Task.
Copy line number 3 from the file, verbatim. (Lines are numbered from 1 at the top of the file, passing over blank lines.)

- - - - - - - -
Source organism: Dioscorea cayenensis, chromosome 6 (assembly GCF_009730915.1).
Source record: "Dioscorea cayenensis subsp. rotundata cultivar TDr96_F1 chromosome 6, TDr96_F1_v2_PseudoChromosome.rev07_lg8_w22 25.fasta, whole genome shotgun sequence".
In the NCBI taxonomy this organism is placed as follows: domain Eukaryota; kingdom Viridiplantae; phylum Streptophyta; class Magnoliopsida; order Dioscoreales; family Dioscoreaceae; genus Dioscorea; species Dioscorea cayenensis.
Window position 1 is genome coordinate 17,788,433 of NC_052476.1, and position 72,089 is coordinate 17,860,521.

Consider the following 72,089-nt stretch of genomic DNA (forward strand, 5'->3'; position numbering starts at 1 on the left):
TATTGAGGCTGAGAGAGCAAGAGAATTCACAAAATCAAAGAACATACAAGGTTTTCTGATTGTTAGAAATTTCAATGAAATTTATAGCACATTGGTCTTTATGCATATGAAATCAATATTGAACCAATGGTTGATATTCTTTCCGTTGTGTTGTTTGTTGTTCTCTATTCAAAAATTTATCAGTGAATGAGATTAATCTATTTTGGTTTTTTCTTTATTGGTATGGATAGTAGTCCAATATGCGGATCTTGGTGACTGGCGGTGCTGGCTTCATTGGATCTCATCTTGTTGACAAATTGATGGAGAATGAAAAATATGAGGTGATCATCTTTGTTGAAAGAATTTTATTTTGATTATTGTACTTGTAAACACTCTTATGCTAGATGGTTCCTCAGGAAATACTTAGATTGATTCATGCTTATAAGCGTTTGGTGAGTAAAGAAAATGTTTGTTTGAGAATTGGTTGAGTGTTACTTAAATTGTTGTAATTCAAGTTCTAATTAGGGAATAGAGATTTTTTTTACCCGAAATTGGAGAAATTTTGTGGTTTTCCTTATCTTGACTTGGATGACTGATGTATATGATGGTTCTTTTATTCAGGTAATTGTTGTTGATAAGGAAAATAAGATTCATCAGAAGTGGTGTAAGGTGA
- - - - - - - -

In the NCBI taxonomy this organism is placed as follows: domain Eukaryota; kingdom Viridiplantae; phylum Streptophyta; class Magnoliopsida; order Dioscoreales; family Dioscoreaceae; genus Dioscorea; species Dioscorea cayenensis.